On Banning Cash and On Precious Metals and Alternative Investments
By David Galland
One of the memes among the sound-money community is that one day things will get so bad that the public will come to its senses and throw the bums out, and then things will get better. Recently I came across an article by Daniel Amerman on GoldSeek offering an alternative perspective. He also discusses a very plausible threat to gold investors, stemming from a possible government action to outlaw cash – a topic I have written fairly extensively on.
Amerman’s basic thesis is that either gold will again be used as cash, in which case the gold you own will skate by tax free, or cash itself will be outlawed, in which case gold owners could be severely disadvantaged.
Here’s a quote:
For this illustration/exploration of possible futures, we will assume that there will be a deadline date when all cash must be deposited and converted to electronic form, and after that date – any payment with cash that can’t be electronically tracked will be a felony. This would, of course, include any payment made with gold or silver as well, meaning spending a silver coin in a manner that didn’t generate an electronic tracking report would be an automatic felony.
And here’s a link to the full article.
Please note that I have done no diligence on Amerman and have no idea if the products he actively touts are worthwhile, but I do believe his thinking offers an important perspective. Gold is a better form of money than the paper/electronic sort so casually ginned up by sovereign issuers these days, but it is not immune from deleterious actions taken by those same sovereignties. They have the guns (figuratively and literally) and so get to make the rules.
Underscoring the point, I recently came across this potent reminder that things can change, and be changed, almost overnight.
As you will note in the large type at the bottom of the notice, the fine for failure to turn in your gold was $10,000, or 10 years in prison – or both. For the record, in today’s dollars, that fine would amount to about $165,000. That, and the potential for ten years in prison, might make you think twice about squirreling away some coins or trying to trade them “off the grid” for some product or service, eh?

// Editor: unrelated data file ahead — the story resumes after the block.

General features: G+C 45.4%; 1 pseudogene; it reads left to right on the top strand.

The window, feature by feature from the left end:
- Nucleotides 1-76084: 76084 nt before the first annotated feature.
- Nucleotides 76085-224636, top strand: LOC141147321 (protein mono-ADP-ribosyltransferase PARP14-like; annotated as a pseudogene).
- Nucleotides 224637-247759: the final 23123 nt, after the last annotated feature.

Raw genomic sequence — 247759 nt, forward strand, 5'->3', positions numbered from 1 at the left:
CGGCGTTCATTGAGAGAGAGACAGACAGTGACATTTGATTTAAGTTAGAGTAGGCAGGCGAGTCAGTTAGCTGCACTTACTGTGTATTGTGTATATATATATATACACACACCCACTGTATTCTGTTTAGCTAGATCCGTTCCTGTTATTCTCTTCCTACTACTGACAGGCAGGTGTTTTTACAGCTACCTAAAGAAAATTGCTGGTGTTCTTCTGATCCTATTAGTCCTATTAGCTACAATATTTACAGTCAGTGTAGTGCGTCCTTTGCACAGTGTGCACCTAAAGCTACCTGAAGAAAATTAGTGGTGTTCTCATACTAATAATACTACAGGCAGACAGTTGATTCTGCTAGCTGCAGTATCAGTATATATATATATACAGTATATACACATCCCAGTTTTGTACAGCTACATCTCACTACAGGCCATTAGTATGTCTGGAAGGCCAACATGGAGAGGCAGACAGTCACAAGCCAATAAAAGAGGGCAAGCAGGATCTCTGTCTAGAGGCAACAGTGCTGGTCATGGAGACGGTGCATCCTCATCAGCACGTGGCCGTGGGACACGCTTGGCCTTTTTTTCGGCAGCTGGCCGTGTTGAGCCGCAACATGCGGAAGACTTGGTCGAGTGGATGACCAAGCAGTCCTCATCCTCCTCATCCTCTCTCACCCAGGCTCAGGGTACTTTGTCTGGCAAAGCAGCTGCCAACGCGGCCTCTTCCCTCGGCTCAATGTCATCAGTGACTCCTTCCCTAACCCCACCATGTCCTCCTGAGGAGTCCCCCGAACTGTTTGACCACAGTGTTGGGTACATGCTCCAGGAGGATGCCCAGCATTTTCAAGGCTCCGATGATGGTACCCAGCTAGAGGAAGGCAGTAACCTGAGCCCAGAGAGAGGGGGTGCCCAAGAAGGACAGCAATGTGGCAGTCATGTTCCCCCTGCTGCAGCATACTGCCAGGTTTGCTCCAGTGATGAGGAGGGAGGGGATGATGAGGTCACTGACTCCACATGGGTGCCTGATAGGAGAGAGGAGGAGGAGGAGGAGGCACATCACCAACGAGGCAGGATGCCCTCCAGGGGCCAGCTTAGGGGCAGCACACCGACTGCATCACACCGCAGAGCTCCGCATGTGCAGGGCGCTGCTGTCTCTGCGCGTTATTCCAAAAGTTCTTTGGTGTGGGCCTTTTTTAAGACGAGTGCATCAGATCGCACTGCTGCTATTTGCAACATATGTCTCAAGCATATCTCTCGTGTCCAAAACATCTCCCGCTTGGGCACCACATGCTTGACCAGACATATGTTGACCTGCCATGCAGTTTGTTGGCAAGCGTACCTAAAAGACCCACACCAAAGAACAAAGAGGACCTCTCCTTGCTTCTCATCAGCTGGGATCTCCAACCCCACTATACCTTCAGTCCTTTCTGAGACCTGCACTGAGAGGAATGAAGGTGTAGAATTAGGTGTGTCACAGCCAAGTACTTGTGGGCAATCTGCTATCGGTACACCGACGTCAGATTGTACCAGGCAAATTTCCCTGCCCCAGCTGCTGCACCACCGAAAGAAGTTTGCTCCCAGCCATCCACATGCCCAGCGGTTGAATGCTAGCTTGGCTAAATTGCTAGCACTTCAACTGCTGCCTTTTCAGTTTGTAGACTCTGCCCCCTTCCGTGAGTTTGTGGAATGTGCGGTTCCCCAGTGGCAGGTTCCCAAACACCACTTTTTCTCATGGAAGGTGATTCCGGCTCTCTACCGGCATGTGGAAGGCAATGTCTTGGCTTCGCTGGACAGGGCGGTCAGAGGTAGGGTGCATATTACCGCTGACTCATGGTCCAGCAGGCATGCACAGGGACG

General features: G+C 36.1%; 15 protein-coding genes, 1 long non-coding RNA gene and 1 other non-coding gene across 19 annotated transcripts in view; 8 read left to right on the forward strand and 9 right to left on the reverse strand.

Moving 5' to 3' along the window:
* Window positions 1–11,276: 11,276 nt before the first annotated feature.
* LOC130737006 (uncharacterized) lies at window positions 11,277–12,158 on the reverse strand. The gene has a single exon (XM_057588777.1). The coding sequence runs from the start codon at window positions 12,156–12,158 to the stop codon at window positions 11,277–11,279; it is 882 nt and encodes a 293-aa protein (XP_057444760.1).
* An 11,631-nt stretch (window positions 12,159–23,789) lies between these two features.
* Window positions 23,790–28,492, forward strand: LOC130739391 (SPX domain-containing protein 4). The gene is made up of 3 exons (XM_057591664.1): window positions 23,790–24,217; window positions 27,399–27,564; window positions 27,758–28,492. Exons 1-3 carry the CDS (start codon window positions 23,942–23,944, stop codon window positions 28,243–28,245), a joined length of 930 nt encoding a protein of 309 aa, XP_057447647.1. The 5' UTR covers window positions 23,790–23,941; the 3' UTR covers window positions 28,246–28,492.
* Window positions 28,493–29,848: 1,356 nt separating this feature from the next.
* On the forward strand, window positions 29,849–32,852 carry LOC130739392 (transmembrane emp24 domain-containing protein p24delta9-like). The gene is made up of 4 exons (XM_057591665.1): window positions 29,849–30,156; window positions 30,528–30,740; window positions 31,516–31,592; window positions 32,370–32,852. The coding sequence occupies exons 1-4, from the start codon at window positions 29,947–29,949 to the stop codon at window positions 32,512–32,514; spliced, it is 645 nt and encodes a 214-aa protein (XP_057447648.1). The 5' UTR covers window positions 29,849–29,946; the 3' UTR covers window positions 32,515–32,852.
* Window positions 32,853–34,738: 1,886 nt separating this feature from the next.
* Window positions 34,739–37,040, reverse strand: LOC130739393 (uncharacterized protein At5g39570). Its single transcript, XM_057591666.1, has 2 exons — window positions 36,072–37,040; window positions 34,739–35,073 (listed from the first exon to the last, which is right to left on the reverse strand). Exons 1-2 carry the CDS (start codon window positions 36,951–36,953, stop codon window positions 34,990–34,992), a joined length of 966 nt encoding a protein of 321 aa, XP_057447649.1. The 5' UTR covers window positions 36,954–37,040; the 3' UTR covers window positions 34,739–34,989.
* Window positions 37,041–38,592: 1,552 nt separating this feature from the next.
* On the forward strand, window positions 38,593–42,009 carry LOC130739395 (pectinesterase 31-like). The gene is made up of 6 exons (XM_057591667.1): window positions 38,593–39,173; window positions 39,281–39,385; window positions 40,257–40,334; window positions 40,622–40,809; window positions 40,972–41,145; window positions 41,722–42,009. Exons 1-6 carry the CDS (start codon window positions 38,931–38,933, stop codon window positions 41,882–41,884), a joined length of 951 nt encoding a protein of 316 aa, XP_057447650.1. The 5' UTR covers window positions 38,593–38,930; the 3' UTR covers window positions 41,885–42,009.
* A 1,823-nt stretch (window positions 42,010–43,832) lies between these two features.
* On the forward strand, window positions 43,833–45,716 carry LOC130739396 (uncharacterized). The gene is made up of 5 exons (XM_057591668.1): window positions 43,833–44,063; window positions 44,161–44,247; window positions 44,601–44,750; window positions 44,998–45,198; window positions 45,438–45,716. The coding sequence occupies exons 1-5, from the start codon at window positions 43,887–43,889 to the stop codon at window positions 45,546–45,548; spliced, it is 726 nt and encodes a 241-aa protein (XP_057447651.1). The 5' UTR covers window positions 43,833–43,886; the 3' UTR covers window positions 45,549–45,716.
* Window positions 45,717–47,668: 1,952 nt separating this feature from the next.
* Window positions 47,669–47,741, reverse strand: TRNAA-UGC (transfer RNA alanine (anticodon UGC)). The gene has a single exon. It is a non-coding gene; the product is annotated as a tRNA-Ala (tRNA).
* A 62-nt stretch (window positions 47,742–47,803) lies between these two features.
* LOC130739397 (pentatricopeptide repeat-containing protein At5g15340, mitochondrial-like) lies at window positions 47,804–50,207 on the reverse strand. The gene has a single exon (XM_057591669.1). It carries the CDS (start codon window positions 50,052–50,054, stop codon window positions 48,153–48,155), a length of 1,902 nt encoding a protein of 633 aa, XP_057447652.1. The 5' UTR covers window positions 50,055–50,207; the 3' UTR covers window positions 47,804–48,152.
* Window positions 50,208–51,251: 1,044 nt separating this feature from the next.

Now, please don’t get me wrong. In the current circumstance, with monetary inflation (quantitative easing) raging, not having a healthy allocation to gold and/or silver would be an act of insanity.
But it is essential, in my view, that you keep things in perspective. There are other ways to diversify out of the way of inflation worth considering. In the hyperinflation of Weimar Germany, simply owning the currencies of your neighboring countries – the British pound, French or Swiss francs – would have completely preserved your wealth. And, in fact, given you some serious purchasing power; as the inflation in Germany raged, people from France would drive across the border and buy heirloom antiques for the equivalent of pocket change.
Buying foreign real estate is another choice, or even shares of solid foreign companies.
Again, it is not my purpose to talk down the precious metals, but rather to broaden the discussion so that you will at least entertain the idea that even something as relatively simple as banning cash, something the government could do in the blink of the proverbial eye “for the public good,” could be a game changer.
Would anyone really care if the government banned cash? Sure, but not many. As Amerman points out, and as is consistent with my own experience, entire weeks go by where I carry no cash at all in my wallet.
I don’t perceive any immediate threat to cash – and by extension gold – but this is definitely something to set your radar to.
In the meantime, the precious metals remain a very important tool in wealth preservation (though it may not seem that way if you are new to the market and have experienced pain from the current pullback).
Moderation in all things, including your allocation to precious metals.